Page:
Homeostatic Façade System

A self-regulating façade system designed by architects in the USA automatically adjusts to suit changing exterior environments, such as sunlight and temperature variations. The Homeostatic Façade System by Decker Yeadon operates on natural principles to keep interior conditions in check.

The system comprises an engineered ribbon, inside the cavity of a double-skin glass façade. The ribbon is made of dielectric elastomers: polymer materials that can be polarized by applying an electrical current. These materials are also flexible and consume very little power.

Both sides of the dielectric material are coated with silver electrodes. This silver layer reflects light, and also distributes electrical charge across the material, causing it to deform. This helps the façade to regulate temperature inside the building.

As environmental conditions change, the charge in the silver layer causes motion using a sensitive actuator. An artificial muscle is created by wrapping the dielectric material over a flexible polymer core. Increased charge causes the elastomer to expand, making the core bend and pulling the elastomer material to one side. This in turn causes the paired halves of the ribbon to bend. The effect is that the façade closes up, with the opaque construction blocking out light.

The architects’ design incorporates ribbons of the dielectric material across the façade. As electricity is passed over the surface, it opens and closes to control solar heat gain through the facade. The huge advantage of this system is highly regulated and specific solar control in a façade.

So is this a smart material, an example of biomimicry – or just canny design? It’s the combination of expertise from various fields that makes design work like this stand out. Understanding natural principles, such as the way a muscle works, are part of the solution. Including the technical knowledge of dielectric materials helps. Adding the vision of applying the principle to a building’s façade makes the design part of what we call the smart environment.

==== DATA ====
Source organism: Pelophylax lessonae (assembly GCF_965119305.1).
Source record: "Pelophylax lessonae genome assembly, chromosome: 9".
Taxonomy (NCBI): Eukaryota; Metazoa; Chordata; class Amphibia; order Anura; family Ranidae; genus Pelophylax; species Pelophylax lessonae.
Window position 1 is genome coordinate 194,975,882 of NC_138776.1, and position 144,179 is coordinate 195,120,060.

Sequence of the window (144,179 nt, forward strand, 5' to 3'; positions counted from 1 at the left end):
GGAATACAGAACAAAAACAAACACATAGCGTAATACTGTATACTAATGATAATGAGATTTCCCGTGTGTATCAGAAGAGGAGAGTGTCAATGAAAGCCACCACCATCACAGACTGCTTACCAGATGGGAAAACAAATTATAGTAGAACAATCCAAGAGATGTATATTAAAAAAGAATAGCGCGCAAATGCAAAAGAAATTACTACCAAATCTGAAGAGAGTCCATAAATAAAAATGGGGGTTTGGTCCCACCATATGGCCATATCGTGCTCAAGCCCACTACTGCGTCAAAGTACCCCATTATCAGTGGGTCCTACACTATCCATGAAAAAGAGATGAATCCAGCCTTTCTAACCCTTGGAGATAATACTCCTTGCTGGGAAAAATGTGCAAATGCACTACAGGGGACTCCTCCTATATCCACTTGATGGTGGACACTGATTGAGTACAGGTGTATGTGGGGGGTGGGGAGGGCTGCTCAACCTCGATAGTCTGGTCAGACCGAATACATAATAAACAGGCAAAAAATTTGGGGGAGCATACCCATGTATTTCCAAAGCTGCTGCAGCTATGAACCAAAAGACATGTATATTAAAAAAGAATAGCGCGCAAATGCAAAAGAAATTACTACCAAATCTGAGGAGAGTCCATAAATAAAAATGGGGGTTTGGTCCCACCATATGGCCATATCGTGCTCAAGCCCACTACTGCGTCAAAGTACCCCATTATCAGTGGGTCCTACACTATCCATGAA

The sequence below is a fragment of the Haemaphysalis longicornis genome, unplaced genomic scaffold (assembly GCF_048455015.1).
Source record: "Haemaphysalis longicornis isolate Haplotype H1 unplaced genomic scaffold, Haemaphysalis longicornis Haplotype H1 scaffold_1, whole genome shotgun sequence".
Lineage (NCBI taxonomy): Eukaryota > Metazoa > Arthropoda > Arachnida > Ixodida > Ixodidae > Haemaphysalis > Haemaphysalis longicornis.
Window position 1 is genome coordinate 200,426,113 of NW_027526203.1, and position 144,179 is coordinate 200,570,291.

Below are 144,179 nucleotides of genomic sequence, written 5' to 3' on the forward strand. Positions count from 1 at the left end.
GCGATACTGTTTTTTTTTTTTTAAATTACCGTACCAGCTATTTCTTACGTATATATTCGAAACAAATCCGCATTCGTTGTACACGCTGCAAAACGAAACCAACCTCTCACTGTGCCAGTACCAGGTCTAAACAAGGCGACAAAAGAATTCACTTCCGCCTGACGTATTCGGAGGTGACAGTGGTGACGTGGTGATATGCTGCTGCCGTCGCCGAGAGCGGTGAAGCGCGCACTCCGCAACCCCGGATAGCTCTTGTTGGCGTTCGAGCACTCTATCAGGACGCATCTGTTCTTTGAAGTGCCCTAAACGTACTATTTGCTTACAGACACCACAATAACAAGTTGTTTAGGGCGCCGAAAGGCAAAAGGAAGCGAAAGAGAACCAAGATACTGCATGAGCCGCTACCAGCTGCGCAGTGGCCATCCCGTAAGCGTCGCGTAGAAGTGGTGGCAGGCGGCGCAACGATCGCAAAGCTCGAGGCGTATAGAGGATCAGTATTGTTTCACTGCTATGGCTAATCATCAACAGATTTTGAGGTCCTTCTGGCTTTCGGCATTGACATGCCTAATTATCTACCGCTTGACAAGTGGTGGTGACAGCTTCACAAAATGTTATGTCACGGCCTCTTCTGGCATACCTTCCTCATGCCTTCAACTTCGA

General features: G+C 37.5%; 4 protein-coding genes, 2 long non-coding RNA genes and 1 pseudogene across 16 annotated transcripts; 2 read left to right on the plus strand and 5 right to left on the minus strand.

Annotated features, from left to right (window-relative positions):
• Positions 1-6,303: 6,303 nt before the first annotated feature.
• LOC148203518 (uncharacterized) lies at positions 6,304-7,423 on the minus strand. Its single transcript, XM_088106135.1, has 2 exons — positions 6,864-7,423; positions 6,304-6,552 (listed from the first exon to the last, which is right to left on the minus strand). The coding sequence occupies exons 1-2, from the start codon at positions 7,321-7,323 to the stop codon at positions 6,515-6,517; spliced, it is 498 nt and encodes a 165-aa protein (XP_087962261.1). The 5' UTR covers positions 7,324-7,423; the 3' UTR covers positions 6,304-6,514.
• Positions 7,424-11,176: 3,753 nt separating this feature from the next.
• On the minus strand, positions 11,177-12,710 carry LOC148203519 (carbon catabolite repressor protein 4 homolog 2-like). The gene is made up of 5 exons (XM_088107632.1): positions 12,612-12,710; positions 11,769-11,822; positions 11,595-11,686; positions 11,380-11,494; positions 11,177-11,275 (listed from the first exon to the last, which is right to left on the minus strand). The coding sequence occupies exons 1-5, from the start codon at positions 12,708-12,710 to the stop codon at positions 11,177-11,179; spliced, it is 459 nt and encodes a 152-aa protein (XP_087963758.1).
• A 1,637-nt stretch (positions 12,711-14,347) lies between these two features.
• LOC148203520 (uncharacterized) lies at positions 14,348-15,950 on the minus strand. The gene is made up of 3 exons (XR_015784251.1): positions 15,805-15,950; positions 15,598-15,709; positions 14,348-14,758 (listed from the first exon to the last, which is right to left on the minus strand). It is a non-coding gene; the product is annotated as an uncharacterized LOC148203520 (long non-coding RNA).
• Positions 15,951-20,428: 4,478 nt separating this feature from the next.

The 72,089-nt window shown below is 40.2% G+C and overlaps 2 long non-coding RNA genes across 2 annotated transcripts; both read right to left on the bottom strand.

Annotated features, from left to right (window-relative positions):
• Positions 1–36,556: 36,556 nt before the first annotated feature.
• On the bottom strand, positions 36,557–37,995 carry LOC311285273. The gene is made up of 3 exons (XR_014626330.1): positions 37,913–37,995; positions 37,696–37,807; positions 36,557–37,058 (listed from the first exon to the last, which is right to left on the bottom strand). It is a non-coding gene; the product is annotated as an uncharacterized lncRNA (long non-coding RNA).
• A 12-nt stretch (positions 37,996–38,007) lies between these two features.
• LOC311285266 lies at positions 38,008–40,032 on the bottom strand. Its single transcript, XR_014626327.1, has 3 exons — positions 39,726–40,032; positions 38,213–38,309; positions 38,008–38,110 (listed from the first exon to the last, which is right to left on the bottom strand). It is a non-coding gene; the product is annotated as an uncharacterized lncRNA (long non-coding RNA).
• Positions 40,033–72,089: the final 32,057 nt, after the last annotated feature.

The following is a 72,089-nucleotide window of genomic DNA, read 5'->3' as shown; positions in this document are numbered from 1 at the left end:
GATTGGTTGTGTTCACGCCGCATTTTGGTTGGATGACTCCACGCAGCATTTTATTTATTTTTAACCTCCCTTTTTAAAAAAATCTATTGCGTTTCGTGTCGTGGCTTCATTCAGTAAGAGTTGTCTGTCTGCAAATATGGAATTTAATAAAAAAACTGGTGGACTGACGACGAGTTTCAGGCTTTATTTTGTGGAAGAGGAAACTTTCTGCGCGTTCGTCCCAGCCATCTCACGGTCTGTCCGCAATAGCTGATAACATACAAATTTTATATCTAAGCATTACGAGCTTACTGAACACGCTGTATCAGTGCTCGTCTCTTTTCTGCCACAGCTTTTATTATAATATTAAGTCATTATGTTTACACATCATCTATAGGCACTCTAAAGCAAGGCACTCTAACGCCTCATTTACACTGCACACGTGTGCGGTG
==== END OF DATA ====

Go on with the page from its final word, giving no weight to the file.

Decker Yeadon is an architecture office based in New York that specialises in incorporating new material technologies in their design to help address contemporary issues. In particular, the architects show that smart materials and nanotechnology can offer solutions to a range of problems, from water conservation to security.

For more information, see this video.

Image credits: Decker Yeadon LLC.


  1. veni says:

    i suspect the design would also prevent bird crash. cool!


    Je souhaiterai avoir une doc sur ce systeme de façade

  3. molly evans says:

    is it possible to receive some literature and sampling of this product ?
    I am the Creative Director of Color, Material, and Finish for BMW Group DesignworksUSA. We have an energetic library of products that we share with clients during private tours – we would love to represent your product here. The possibilities of engaging your product with our clientele would be great !


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